[EDITORIALS]North Must Explain Its About-FaceNorth Korea suddenly announced Friday that it will postpone the fourth round of reunions of separated families. The announcement was made through Radio Pyongyang only four days before the scheduled exchanges, with no mention of when the meetings would resume.
The reason why the North suddenly hit the back of our heads is still not clear, and the decision to postpone the reunion indefinitely will have serious effects on the recently resumed inter-Korean talks. People's attention is focused on how the government will react to the North's decision.
South Korea has gone on alert against the possible impact of the U.S.-British strikes against Afghanistan in their war on terrorism. The North cites the alert as the reason for postponing the reunion of separated families. Surprisingly, Pyongyang has agreed to hold the sixth round of ministerial talks, the second round of economic cooperation committee meetings, and the second round of intergovernment talks on the Mount Kumgang tourism project as scheduled. Furthermore, the North suggested holding these meetings in Mount Kumgang. What is most baffling is why the North is placing a new obstacle in the way of developing inter-Korean relations by its actions. The North's explanation for postponing the family reunion is unconvincing.
Seoul made an appropriate decision by ordering a special alert against possible terror attacks after the United States began retaliatory strikes against Afghanistan. Furthermore, thorough preventive measures against terrorist attacks are unavoidable since we are co-hosting the World Cup in 2002.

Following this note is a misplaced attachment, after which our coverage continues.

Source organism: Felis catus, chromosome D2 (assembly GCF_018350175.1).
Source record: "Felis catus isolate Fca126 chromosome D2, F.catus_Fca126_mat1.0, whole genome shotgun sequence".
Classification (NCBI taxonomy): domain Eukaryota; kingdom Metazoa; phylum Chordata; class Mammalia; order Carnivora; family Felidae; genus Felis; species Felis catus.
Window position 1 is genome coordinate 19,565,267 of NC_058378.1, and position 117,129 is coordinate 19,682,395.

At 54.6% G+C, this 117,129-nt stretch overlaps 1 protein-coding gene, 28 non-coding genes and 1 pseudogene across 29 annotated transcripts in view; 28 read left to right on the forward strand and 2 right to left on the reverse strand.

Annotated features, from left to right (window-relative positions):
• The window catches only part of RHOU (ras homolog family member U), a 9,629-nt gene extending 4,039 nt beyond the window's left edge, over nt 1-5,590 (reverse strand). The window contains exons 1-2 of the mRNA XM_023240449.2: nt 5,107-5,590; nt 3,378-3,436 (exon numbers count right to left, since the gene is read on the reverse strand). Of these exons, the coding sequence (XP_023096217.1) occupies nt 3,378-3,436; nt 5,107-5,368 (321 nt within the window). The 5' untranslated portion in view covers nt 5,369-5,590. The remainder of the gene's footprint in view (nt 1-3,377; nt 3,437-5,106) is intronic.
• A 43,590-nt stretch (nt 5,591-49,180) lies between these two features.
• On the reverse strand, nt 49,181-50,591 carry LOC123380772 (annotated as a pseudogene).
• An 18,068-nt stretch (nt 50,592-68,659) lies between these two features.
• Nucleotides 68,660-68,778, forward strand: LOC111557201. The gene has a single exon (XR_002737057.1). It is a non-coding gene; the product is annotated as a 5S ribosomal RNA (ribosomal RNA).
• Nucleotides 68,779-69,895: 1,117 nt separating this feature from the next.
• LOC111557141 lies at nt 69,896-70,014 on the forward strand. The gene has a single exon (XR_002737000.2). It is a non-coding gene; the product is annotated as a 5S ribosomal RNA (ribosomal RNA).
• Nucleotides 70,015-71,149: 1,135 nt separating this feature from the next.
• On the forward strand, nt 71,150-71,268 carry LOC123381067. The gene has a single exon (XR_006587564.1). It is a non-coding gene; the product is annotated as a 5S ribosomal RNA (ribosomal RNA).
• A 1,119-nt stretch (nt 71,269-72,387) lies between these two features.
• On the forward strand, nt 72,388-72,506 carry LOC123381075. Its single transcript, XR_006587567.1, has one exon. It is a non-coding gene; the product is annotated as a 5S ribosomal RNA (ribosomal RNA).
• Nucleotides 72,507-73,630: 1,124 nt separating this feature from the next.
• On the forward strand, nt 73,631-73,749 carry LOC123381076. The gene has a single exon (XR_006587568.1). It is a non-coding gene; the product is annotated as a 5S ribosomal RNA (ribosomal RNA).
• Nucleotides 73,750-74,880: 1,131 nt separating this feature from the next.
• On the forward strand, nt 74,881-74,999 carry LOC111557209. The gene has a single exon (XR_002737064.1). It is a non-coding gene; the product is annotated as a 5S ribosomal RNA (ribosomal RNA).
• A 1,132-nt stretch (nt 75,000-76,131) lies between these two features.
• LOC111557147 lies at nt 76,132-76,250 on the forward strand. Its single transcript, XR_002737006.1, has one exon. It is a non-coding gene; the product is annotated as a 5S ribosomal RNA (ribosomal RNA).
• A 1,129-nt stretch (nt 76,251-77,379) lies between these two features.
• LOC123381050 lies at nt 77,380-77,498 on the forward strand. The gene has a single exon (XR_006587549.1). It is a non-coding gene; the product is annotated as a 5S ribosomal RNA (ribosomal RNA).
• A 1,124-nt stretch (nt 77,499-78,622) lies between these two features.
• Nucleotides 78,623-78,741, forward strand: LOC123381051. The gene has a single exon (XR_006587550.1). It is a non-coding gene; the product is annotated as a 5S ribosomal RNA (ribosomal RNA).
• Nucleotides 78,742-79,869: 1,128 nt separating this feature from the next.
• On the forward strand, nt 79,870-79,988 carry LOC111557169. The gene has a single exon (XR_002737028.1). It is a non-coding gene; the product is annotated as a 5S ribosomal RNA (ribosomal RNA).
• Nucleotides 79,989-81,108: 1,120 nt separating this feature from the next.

We cannot understand why the North said Seoul's preventive measures go against the spirit of the June 15 South-North Joint Declaration. Even stranger is why Pyongyang believes South Korea's decision to put its forces on alert is a "dangerous act, inflicting a blow on its dialogue counterpart." Pyongyang believes that South Korea's alert is aimed at the North. But stronger anti-terror measures inside South Korea will lower the risk of possible "accidents" in inter-Korean talks that the North has always worried about.
Seoul is perplexed because it cannot understand Pyongyang's true motive behind the sudden action. The North's postponement of the family reunion could have negative effects on the North Korean regime. However, it proposed to go ahead with other intergovernment talks, which will bring positive gains for the troubled North Korean economy, on schedule but changed the venue for such talks to Mount Kumgang. We suspect that Pyongyang intended to swallow only that which benefits itself and spit out everything else. Seoul should focus on such a possibility and should never fall into a trap set by the North.
Hong Soon-young, minister of unification, sent a strong complaint to the North, following the orders of President Kim Dae-jung. That indicates that Seoul, which has long been dragged around by the North's violation of contracts, is finally making the right moves. We urge the government to demonstrate its resolve clearly to promote reciprocity, showing the North it can no longer break promises.
Pyongyang should learn that backstabbing will make the South Korean people, who have tried to understand and support the North, turn their backs. North Korea should provide a reasonable and convincing explanation as to why it abruptly postponed the reunion. Otherwise, it should hold the event as scheduled in a sincere manner.
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